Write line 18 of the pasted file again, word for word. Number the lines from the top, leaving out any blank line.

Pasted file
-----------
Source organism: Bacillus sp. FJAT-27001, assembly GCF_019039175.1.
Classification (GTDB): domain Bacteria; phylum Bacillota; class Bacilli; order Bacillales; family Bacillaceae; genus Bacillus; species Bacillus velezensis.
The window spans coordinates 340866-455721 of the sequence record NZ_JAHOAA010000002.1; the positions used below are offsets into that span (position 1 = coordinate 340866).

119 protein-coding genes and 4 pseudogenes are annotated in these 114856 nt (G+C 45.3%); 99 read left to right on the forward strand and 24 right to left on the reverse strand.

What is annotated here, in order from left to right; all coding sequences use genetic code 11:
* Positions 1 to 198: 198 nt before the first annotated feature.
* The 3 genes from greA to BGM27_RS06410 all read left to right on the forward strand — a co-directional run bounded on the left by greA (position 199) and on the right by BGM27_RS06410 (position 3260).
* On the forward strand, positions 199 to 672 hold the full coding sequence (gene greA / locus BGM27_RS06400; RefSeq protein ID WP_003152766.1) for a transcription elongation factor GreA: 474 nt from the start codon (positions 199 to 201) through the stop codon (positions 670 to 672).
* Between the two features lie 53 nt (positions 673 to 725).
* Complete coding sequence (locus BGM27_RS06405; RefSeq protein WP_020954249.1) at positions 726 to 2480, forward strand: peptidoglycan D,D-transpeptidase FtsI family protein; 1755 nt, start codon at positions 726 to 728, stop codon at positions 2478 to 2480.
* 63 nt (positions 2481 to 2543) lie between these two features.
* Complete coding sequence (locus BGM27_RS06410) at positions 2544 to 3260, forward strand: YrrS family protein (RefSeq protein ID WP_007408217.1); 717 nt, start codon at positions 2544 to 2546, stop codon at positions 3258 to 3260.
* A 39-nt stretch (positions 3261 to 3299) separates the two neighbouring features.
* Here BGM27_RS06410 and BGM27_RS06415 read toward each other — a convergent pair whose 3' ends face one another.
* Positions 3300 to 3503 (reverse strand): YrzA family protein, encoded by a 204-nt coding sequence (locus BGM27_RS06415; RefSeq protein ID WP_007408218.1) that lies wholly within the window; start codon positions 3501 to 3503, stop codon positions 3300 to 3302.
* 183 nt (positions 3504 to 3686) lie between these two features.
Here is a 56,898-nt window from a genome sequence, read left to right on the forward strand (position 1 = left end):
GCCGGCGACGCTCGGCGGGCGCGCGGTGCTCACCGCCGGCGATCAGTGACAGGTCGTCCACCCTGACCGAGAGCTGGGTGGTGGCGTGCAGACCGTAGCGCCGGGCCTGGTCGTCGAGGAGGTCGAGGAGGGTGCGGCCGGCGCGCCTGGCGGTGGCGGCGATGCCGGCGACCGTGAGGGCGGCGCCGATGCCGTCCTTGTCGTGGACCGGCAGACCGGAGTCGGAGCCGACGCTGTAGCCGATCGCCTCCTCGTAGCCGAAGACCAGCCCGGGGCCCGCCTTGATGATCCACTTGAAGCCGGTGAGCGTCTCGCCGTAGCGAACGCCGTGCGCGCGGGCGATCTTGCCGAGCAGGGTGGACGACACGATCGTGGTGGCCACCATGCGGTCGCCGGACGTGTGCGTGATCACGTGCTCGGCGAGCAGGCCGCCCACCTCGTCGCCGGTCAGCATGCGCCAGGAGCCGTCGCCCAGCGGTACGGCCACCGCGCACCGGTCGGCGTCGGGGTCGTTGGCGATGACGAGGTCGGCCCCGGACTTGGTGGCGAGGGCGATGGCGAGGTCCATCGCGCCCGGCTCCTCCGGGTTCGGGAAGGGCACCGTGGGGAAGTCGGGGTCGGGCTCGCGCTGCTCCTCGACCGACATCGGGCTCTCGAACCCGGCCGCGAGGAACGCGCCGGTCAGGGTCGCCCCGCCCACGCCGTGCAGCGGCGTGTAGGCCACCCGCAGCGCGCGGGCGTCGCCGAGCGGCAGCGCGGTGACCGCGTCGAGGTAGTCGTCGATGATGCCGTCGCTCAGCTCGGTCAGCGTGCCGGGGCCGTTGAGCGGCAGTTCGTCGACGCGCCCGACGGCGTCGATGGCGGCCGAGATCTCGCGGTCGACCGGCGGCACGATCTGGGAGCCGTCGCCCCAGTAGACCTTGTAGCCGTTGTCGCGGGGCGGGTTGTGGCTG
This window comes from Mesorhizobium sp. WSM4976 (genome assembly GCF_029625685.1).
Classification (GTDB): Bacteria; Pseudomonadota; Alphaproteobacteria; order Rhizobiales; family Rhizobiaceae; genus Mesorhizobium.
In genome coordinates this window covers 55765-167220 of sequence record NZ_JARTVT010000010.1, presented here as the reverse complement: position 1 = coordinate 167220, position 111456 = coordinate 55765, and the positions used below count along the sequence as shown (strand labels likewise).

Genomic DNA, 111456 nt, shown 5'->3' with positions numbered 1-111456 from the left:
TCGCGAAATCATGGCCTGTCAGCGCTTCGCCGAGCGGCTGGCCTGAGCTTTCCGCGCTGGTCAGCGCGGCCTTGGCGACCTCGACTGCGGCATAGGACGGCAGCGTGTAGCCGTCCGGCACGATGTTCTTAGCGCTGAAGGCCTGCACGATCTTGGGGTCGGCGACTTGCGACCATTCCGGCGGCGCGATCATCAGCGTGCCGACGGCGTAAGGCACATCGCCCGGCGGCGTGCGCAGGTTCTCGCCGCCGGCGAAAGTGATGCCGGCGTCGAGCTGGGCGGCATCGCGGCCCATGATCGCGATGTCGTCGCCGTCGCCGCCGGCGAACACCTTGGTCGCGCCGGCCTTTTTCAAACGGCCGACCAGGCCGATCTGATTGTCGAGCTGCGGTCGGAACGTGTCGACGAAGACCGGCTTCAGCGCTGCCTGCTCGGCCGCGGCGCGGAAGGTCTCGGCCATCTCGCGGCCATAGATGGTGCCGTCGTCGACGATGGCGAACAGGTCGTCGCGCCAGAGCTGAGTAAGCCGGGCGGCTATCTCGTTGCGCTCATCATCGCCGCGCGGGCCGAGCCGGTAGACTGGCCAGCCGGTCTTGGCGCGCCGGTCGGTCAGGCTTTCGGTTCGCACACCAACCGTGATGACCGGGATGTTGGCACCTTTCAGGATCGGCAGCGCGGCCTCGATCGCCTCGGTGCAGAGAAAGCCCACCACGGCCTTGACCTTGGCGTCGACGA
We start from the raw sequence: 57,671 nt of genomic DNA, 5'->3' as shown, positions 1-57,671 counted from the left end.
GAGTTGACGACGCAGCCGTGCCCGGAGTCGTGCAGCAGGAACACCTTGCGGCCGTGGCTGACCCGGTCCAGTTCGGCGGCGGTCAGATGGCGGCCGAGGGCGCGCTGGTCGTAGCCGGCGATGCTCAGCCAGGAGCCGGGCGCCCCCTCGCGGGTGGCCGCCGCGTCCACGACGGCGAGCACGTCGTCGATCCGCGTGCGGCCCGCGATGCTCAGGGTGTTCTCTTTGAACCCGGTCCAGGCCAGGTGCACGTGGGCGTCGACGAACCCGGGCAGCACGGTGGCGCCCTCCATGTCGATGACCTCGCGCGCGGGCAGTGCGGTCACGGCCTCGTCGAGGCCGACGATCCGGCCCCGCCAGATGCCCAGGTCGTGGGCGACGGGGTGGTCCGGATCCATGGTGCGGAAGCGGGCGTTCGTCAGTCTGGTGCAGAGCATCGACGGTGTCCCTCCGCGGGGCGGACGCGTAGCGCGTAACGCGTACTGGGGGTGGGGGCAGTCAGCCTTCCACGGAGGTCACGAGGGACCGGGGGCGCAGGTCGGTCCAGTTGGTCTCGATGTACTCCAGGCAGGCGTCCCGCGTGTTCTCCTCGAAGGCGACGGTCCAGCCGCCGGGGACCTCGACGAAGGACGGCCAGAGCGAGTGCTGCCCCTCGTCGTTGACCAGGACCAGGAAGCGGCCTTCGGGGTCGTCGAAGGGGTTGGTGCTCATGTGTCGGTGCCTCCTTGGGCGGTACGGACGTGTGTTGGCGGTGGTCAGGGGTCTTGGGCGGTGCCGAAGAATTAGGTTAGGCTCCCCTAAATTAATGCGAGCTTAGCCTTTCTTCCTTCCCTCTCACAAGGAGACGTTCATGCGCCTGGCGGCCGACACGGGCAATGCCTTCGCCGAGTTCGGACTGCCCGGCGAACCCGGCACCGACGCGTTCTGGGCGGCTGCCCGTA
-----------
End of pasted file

GCCGGCGACGCTCGGCGGGCGCGCGGTGCTCACCGCCGGCGATCAGTGACAGGTCGTCCACCCTGACCGAGAGCTGGGTGGTGGCGTGCAGACCGTAGCGCCGGGCCTGGTCGTCGAGGAGGTCGAGGAGGGTGCGGCCGGCGCGCCTGGCGGTGGCGGCGATGCCGGCGACCGTGAGGGCGGCGCCGATGCCGTCCTTGTCGTGGACCGGCAGACCGGAGTCGGAGCCGACGCTGTAGCCGATCGCCTCCTCGTAGCCGAAGACCAGCCCGGGGCCCGCCTTGATGATCCACTTGAAGCCGGTGAGCGTCTCGCCGTAGCGAACGCCGTGCGCGCGGGCGATCTTGCCGAGCAGGGTGGACGACACGATCGTGGTGGCCACCATGCGGTCGCCGGACGTGTGCGTGATCACGTGCTCGGCGAGCAGGCCGCCCACCTCGTCGCCGGTCAGCATGCGCCAGGAGCCGTCGCCCAGCGGTACGGCCACCGCGCACCGGTCGGCGTCGGGGTCGTTGGCGATGACGAGGTCGGCCCCGGACTTGGTGGCGAGGGCGATGGCGAGGTCCATCGCGCCCGGCTCCTCCGGGTTCGGGAAGGGCACCGTGGGGAAGTCGGGGTCGGGCTCGCGCTGCTCCTCGACCGACATCGGGCTCTCGAACCCGGCCGCGAGGAACGCGCCGGTCAGGGTCGCCCCGCCCACGCCGTGCAGCGGCGTGTAGGCCACCCGCAGCGCGCGGGCGTCGCCGAGCGGCAGCGCGGTGACCGCGTCGAGGTAGTCGTCGATGATGCCGTCGCTCAGCTCGGTCAGCGTGCCGGGGCCGTTGAGCGGCAGTTCGTCGACGCGCCCGACGGCGTCGATGGCGGCCGAGATCTCGCGGTCGACCGGCGGCACGATCTGGGAGCCGTCGCCCCAGTAGACCTTGTAGCCGTTGTCGCGGGGCGGGTTGTGGCTG